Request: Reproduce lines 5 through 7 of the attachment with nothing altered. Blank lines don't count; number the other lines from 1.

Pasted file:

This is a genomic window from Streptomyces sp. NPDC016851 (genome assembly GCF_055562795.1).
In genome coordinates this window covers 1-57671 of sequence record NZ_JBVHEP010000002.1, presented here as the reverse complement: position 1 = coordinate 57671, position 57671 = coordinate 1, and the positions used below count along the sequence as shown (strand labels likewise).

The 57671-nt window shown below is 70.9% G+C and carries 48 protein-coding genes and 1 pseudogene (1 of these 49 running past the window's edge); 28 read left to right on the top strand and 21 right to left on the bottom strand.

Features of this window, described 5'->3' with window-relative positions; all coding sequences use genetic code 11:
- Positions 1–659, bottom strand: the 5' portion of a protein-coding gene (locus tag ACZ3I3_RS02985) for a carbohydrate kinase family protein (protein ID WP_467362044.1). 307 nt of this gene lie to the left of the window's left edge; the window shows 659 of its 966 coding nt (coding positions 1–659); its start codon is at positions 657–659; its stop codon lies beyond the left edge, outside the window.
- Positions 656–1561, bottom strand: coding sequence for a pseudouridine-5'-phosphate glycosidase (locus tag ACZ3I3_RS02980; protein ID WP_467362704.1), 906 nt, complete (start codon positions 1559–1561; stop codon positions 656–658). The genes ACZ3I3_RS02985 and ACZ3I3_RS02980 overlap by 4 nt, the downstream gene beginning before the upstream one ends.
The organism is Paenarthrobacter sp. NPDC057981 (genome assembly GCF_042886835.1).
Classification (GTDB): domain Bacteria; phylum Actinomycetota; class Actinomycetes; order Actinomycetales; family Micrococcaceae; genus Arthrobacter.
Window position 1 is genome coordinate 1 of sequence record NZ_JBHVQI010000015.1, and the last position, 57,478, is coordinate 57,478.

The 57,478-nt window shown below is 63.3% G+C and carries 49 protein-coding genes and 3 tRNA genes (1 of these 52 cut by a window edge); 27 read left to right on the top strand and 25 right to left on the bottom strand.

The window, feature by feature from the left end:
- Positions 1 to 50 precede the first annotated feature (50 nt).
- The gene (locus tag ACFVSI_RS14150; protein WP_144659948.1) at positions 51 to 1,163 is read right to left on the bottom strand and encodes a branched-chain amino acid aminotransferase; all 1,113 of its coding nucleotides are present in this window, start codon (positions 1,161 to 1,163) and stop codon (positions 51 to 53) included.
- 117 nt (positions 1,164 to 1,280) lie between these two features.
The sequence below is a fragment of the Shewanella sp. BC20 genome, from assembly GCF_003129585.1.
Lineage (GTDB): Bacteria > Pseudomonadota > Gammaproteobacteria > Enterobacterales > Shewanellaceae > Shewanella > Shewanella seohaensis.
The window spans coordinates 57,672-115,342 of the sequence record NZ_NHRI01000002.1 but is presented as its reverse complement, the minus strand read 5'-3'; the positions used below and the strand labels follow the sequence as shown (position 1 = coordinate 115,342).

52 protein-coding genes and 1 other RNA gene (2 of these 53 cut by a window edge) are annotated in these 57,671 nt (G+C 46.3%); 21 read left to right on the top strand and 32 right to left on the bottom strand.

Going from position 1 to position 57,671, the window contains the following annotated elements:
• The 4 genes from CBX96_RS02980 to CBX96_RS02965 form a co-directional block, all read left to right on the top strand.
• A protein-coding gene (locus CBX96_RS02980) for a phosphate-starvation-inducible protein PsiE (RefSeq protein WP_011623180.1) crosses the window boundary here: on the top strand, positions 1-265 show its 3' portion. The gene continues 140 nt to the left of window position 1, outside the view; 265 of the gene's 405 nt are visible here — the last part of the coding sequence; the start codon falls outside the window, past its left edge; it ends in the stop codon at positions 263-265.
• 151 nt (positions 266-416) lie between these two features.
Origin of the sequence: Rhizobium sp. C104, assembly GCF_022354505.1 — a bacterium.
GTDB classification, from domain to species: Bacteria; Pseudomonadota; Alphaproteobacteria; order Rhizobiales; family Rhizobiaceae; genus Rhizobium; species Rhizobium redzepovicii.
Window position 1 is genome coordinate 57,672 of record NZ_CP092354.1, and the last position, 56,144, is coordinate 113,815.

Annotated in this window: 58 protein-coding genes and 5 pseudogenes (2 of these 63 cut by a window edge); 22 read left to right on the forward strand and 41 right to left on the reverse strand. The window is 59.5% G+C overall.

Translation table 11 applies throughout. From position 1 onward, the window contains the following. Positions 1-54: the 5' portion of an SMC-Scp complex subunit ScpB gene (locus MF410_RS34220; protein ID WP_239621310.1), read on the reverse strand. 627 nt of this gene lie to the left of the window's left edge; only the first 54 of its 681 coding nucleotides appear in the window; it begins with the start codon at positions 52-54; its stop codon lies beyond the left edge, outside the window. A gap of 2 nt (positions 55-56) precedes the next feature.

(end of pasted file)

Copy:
- Positions 1–659, bottom strand: the 5' portion of a protein-coding gene (locus tag ACZ3I3_RS02985) for a carbohydrate kinase family protein (protein ID WP_467362044.1). 307 nt of this gene lie to the left of the window's left edge; the window shows 659 of its 966 coding nt (coding positions 1–659); its start codon is at positions 657–659; its stop codon lies beyond the left edge, outside the window.
- Positions 656–1561, bottom strand: coding sequence for a pseudouridine-5'-phosphate glycosidase (locus tag ACZ3I3_RS02980; protein ID WP_467362704.1), 906 nt, complete (start codon positions 1559–1561; stop codon positions 656–658). The genes ACZ3I3_RS02985 and ACZ3I3_RS02980 overlap by 4 nt, the downstream gene beginning before the upstream one ends.
The organism is Paenarthrobacter sp. NPDC057981 (genome assembly GCF_042886835.1).